More people tend to pay $29 for the kindle edition because it’s cheaper and they figure they don’t need to spend the extra money for a print edition. Consider packaging the two for increased revenue:
Best Practices of Bloggers [Kindle + Print editions]: $39
While the price of the package is the same as the print edition, you can now provide easier justification for all those Kindle users to easily spend an extra $10 for the print edition. (Sheri, feel free to chime in with a comment below to better explain this.)
Every now and then you need to take a step back and take a look at where you are in life, both personally and professionally. Too often we get caught up in the mundane of our daily life tasks to reflect on ourselves. How effective can you be as an employee, coworker, family, friend, or person if you don’t truly understand yourself, your strengths, your areas for growth (I don’t like to call them weaknesses), and what you have to offer those in your life? One of the sessions I presented as an ignite called, Introvert Isn’t a Bad Word (future blog post to come), where I talked about recognizing my introvert strengths and harnessing those to do some good in my life.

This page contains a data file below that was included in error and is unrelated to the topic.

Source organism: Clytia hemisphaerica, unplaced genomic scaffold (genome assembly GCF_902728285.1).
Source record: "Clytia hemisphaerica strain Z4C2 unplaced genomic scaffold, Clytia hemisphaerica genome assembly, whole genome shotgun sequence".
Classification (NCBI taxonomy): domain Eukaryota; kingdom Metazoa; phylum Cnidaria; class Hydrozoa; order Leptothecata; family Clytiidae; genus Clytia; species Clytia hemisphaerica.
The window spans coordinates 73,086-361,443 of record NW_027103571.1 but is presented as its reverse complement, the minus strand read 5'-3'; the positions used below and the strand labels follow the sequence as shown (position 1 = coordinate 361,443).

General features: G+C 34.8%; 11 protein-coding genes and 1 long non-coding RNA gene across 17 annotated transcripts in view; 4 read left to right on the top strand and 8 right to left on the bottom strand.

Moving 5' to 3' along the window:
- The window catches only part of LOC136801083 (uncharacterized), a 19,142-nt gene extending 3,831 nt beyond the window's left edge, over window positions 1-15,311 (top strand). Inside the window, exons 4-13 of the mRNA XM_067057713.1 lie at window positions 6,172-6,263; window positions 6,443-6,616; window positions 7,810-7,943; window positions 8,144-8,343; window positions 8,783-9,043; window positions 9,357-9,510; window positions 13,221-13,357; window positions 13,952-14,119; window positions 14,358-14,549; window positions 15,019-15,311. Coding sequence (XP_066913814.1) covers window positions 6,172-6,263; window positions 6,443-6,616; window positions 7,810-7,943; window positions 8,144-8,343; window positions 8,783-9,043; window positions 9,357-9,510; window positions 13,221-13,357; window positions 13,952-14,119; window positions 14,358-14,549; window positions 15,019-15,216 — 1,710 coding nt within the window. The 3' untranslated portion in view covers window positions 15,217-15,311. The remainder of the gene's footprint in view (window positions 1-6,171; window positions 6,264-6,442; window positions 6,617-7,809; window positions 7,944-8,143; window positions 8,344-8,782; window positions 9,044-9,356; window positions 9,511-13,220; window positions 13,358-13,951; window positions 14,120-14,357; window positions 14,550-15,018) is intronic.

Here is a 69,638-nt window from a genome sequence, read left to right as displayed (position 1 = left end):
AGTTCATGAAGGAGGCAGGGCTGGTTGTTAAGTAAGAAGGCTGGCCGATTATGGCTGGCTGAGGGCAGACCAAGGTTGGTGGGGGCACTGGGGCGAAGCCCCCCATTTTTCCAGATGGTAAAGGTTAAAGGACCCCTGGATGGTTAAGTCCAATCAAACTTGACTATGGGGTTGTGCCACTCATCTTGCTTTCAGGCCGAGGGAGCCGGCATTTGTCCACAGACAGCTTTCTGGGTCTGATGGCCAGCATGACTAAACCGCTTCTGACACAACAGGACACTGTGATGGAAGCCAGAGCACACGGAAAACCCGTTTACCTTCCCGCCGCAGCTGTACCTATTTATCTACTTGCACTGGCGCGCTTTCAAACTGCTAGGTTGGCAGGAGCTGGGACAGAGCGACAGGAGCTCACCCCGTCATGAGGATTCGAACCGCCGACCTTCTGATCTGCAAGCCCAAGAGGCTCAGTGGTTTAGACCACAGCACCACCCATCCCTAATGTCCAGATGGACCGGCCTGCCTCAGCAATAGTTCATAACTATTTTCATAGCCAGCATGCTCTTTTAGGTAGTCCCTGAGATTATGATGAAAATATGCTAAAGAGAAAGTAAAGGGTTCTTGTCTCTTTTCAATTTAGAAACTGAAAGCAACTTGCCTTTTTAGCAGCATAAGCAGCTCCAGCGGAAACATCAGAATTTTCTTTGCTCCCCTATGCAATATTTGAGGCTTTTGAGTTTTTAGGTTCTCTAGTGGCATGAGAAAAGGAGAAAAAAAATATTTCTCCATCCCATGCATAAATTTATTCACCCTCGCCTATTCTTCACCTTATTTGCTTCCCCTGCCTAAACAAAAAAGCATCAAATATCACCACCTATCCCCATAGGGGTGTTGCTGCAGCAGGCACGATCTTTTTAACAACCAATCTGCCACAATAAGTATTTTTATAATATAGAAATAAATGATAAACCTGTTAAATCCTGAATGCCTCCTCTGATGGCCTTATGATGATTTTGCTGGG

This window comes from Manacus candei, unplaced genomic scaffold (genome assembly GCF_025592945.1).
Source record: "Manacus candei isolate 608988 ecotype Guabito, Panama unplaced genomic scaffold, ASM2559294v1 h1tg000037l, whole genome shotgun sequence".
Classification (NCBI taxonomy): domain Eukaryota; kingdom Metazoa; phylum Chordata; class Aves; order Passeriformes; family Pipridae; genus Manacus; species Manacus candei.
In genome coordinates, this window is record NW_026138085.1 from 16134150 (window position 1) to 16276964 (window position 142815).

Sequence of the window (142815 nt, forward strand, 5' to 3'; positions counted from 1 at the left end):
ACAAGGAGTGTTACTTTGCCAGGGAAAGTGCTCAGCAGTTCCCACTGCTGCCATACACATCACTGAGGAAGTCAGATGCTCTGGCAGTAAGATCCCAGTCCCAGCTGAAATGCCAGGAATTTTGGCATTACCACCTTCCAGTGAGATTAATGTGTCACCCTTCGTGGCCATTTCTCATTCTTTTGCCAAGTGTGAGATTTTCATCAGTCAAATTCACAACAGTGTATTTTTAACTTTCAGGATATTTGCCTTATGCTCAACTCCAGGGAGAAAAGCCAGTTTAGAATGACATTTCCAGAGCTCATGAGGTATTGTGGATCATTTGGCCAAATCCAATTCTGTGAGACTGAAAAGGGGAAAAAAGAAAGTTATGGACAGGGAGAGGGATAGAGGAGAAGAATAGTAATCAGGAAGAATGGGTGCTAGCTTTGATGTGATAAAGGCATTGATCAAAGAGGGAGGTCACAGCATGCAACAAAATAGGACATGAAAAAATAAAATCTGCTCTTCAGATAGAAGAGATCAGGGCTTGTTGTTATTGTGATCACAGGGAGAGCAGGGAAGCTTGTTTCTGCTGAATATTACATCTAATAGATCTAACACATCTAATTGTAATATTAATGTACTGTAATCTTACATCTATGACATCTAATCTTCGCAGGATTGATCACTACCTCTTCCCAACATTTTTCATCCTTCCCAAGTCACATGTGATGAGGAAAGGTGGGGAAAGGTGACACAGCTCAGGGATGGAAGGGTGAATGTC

Maximizing Your Staff Talent
Too often I hear supervisors don’t have the funds to support the professional development of their staff. I understand times are difficult and budgets are limited, but I also hear many of the supervisors wishing their staffs were more productive, or would come up with new ideas and solutions. If you aren’t exposing your staff to different ways of thinking, and other industry professionals, how can you expect them to come up with new ways to help your organization succeed?